When a creditor successfully sues you, obtains a judgment against you, and then registers a lien upon your property, this is called a judgment lien. Under certain conditions, judgment liens might be removed from your credit report when you file for chapter 7 Business Bankruptcy protection.
What Does It Mean To Have A Judgment Lien?
When a money judgment is made against you, any property that you hold at the time of the judgment will be susceptible to a judgment lien. To satisfy the judgment, the judgment creditor does have the legal authority to take and sell any property that you own.
Staying Safe From Judgment Attachments
Lien avoidance is the procedure by which judgment liens can be removed from your property in a Chapter 7 bankruptcy. The following three requirements must be accomplished to avoid a judgment lien:
- A money judgment from the court is the source of the lien. There must be a judgment in favor of the creditor who filed suit against you for the lien to exist.
- The property might be exempt from bankruptcy. Chapter 7 bankruptcy can exempt certain assets from the company’s debts.
Having a lien on your property would make your exemption invalid. You can get out from under a lien if it affects the amount of equity in your property that you could have exempted, and the exemption is impaired.
To Avoid A Lien, Even If Only Partially
If you are eligible for certain exemptions, you may be able to totally or partially avoid having a judgment lien put on your property. This depends on the type of exemption you are eligible for. The lien shall continue to be in force to the extent that you cannot exempt the property subject to the lien due to the property’s value.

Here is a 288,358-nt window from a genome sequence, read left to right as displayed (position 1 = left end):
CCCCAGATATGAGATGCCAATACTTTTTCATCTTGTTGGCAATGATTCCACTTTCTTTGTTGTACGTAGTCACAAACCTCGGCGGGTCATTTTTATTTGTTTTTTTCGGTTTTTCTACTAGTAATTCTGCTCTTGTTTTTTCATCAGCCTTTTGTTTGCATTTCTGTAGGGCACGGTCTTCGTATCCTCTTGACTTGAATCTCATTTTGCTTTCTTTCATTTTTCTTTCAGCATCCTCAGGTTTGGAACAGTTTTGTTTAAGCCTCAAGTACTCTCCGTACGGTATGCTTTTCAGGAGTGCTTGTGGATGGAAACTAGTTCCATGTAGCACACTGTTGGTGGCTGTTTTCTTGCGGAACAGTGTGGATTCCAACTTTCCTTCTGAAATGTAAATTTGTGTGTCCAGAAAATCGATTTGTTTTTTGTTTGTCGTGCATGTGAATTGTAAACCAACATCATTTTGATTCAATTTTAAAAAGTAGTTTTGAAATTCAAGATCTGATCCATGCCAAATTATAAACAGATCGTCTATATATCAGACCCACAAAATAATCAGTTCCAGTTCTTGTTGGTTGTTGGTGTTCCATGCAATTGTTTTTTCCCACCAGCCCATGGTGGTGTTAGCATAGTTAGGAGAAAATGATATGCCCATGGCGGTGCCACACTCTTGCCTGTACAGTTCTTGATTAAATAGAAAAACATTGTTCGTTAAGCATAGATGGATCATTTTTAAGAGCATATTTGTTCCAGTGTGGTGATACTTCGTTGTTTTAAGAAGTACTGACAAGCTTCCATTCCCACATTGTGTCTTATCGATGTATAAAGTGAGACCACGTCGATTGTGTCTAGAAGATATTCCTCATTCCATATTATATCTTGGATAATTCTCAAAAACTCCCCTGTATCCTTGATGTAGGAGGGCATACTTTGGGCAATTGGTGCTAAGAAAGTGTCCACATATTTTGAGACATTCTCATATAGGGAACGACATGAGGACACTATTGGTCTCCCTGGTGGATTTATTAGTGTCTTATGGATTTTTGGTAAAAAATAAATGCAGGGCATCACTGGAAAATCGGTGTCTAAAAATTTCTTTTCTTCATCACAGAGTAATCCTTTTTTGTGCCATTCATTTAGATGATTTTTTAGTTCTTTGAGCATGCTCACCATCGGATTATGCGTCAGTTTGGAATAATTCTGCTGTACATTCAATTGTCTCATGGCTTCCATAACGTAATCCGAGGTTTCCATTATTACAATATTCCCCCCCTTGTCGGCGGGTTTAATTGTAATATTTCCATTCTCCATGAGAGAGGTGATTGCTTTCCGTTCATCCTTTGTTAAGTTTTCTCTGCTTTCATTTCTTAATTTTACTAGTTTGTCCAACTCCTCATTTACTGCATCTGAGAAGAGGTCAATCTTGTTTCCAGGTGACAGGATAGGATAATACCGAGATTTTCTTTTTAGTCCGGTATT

The bank has a judgment lien on Andy’s automobile for $10,000. Andy took out a loan to pay for the automobile, and he still pays $5,000 on the car loan, which is a type of secured debt. This automobile is worth $20,000! There is a total of $5,000 in equity. Andy declares Chapter 7 bankruptcy and makes arrangements to settle his car debt while keeping the vehicle. With the judgment lien removed, the car would be worth $15,000. Andy can exclude $7,000 of the equity from his taxable income, leaving $8,000. Andy will now only be responsible for repaying $8,000 of the judgment lien.
Tips For Protecting Your Assets From Judgment Attachments
Include any secured liabilities, including judgment liens, on your Chapter 7 Statement of Intention, as well as tell the court whether you want to repay the debts and keep the assets subject to the liens or whether you intend to give up the property in return for a discharge of the debts. If you want to prevent the lien from being placed on your property, you can check the box on that form that says “property claimed as exempt.”
The next thing that needs to be done is to file a motion with the court requesting that the mortgage be taken away. If the court does not receive a response, it will most likely issue an order discharging the lien. If the creditor decides to reply, a hearing will be held so that you can present evidence that the lien should be removed. The judge will then make a final order that either removes the lien or keeps it in place, depending on which option the judge chooses.
The lien will be eliminated permanently when you receive a court order. Once your bankruptcy case has been concluded and discharged, the property will be entirely free of the judgment lien.